Buyekezwa took a deep breath as she stepped into the university cafeteria. Never had she seen it so full. The sight of all the crowded tables made her nervous. She recognised nobody. This is a good thing, she told herself, while moving deeper into the room. I’m not here to have fun, she thought.

With her heart racing she pushed passed the queue at the cigarette vending machine and stopped next to the biggest table she could find. She rummaged in her bag and took out her pamphlets – a thick bundle held together with an elastic band.

By now a few people in the room had noticed her T-shirt. A few were pointing; Buyekezwa felt a stab of panic at the thought that she may have put it on back-to-front. But, no, she glanced down at her chest – the blue and white letters were plain to see, just like the pamphlet: ‘Vote DA on May 7th. Your chance to WIN’.

For a brief moment Buyekezwa felt self-conscious; generally she did not enjoy being in the spotlight. And yet here she was drawing attention to herself in public, with a party political slogan across her chest. Would people object to her being political? Would they judge her for being black and DA? The questions nipped at her even as she shoved them to the back of her mind and introduced herself to the group in front of her.

At first nobody said anything. Some looked up from their meals, some averted their eyes. A couple at the far end of the table laughed and shook their heads as if they could not believe their eyes.

“I’m not going to bite,” said Buyekezwa, forcing a smile, even though she felt insulted by the frosty reception. “All I want is your vote.”

“We’re not political,” snapped the closest student, glaring at her from beneath a mop of curly brown hair. “And if I was, I wouldn’t vote DA.” He picked up the pamphlet she had put in front of him and handed it back.

So far so bad, Buyekezwa thought to herself. She had hoped for some lively debate, maybe a few questions about the DA’s campaign promise to create jobs and fight corruption. The last thing she had expected from a crowd of South African students was complete disinterest.

Everybody is political, is what she wanted to say to the guy with the curly brown hair. Everybody is either trying to make a better life or a better world, or just a different world. Chasing somebody away from a cafeteria table was political. But instead of voicing her opinion on this matter Buyekezwa gathered up her pamphlets and said nothing.

“Wait a moment,” said a voice behind her. A hand reached out and picked up a pamphlet off the table. “I’ll have one of those.”

Buyekezwa had to turn and take a step back to see who it was. This time she was pleasantly surprised: standing right behind her was Jerome Sedgewick. Dark wavy hair, a week-old whisper of stubble, and eyes that seemed lit-up from the inside. Sedgewick was the undisputed Mr Heart-throb of her political studies class, the only white guy rated a unanimous ‘Sexy As Hell’ by all her friends.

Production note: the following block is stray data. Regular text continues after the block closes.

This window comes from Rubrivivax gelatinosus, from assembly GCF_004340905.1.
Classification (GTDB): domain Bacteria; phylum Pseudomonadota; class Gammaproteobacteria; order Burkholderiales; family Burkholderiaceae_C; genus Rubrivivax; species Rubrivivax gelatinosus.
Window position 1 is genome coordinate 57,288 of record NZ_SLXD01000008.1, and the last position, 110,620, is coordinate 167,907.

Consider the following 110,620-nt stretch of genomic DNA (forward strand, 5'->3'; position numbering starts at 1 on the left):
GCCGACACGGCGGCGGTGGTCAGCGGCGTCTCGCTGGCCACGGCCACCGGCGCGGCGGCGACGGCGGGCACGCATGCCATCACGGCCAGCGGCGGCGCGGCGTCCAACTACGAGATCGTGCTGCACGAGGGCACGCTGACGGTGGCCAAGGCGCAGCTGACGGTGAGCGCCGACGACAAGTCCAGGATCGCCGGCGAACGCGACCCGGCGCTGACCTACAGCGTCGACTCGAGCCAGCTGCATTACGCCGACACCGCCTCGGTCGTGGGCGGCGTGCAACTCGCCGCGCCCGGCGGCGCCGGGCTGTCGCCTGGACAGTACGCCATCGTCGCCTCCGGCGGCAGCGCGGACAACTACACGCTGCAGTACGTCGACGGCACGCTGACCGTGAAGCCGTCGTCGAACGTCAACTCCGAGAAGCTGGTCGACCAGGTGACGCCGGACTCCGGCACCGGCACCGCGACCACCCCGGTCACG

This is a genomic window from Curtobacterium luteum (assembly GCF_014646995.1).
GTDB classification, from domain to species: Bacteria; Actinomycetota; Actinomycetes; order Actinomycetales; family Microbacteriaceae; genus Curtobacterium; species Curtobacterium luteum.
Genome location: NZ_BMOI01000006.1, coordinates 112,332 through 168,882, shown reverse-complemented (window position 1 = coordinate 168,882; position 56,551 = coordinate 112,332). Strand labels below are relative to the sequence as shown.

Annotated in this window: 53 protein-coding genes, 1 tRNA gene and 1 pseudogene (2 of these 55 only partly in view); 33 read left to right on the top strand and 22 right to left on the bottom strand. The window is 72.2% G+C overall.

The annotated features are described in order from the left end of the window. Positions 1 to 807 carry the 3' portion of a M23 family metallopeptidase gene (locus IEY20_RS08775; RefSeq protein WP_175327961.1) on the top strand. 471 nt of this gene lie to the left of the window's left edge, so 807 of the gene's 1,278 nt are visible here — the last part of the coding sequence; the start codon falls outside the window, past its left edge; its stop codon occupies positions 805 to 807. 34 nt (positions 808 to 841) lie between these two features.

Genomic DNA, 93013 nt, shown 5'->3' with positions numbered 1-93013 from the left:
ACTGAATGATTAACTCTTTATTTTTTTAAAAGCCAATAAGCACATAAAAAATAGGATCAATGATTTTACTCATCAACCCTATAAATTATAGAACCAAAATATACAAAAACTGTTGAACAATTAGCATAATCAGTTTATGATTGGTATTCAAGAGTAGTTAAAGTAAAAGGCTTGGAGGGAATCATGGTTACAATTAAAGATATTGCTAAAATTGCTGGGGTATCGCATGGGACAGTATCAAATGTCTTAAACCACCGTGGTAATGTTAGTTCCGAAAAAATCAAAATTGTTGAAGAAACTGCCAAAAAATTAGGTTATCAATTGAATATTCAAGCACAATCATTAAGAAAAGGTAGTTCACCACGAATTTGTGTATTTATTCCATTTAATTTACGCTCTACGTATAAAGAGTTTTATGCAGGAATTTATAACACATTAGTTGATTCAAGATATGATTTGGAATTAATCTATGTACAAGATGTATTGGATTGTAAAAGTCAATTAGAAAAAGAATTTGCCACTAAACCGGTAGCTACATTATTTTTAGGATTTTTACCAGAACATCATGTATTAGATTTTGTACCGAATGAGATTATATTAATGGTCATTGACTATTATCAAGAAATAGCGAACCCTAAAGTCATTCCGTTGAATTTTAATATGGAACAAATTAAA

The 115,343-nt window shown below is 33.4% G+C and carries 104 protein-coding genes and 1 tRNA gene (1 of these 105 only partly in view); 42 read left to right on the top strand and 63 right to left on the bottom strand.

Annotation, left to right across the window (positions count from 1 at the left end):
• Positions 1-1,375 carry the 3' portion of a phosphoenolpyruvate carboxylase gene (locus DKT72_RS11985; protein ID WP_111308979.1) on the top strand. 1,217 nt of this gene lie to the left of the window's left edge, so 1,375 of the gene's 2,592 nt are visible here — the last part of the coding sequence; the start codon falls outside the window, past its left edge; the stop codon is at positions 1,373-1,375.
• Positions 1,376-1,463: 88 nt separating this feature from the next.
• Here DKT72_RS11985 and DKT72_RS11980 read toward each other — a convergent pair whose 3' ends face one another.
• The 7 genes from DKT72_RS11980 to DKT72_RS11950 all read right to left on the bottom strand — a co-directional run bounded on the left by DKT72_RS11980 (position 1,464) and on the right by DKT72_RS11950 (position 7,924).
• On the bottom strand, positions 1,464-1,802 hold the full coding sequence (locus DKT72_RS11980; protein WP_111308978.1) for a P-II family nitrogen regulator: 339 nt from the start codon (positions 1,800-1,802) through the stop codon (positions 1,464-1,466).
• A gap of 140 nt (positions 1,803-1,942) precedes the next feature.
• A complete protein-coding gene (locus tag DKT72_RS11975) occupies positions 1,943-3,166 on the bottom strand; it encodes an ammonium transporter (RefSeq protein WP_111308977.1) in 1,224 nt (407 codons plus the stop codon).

Buyekezwa was so surprised that it took a while before she realised Jerome had already asked her a question: “I said, ‘why are you doing this?’” He folded his arms and arched one eyebrow, inviting her reply.

“It’s my right,” she said, feeling a bit annoyed at the question. “I believe we need a strong opposition to the ANC. The ANC has had twenty years. Personally I don’t think too much has changed.” With that she took a step back, folded her arms, and arched an eyebrow just like he had done.

He smiled and dropped his head, as if considering her reply. Then in one quick movement he pulled off his sweater, revealing a familiar black, green and gold T-shirt. An ANC T-shirt that said: ‘Vote ANC on May 7th. A Better Life For All’. From his pocket he pulled a thick wad of ANC pamphlets and handed her one.

For a few seconds the room seemed to go quiet as they glared at each other across an invisible divide. The people at the table, who a second ago had completely ignored her, now crowded around or leant forward in their seats to see what would happen next.

“I would say things have changed quite a bit,” Jerome said, prompting a few giggles from the onlookers.

For an awkward moment Buyekezwa did not know what to say. She felt embarrassed and confused. Embarrassed because she had been caught off-guard by a man she liked; confused because things seemed strangely upside-down – she was a black DA supporter, he was white and ANC.

Like it or not she had to admit her political rival was right: clearly things had changed.

But the longer she stood there looking into Jerome’s twinkling blue eyes, the more she also felt strangely happy, as if she might laugh out loud, although she didn’t immediately know what was so funny. Then suddenly she did laugh, and so did Jerome, and before anybody really knew what was happening, everybody was laughing, because the whole situation was just funny. Just hilarious.

There was no other way to explain it really. South Africa was hilarious, and full of surprises. Just when you thought you had her all figured out, the country wriggled out from underneath you and leapt into the future. That was the beauty of politics.

Buyekezwa waited for the laughing to die down, took the ANC pamphlet out of Jerome’s hands, and replaced it with one of her own DA pamphlets.

“I was wondering when the opposition would arrive,” she said, winking, before walking away.

* * *

Tell us what you think: Could political difference stand in the way of a romance between Buyekezwa and Jerome?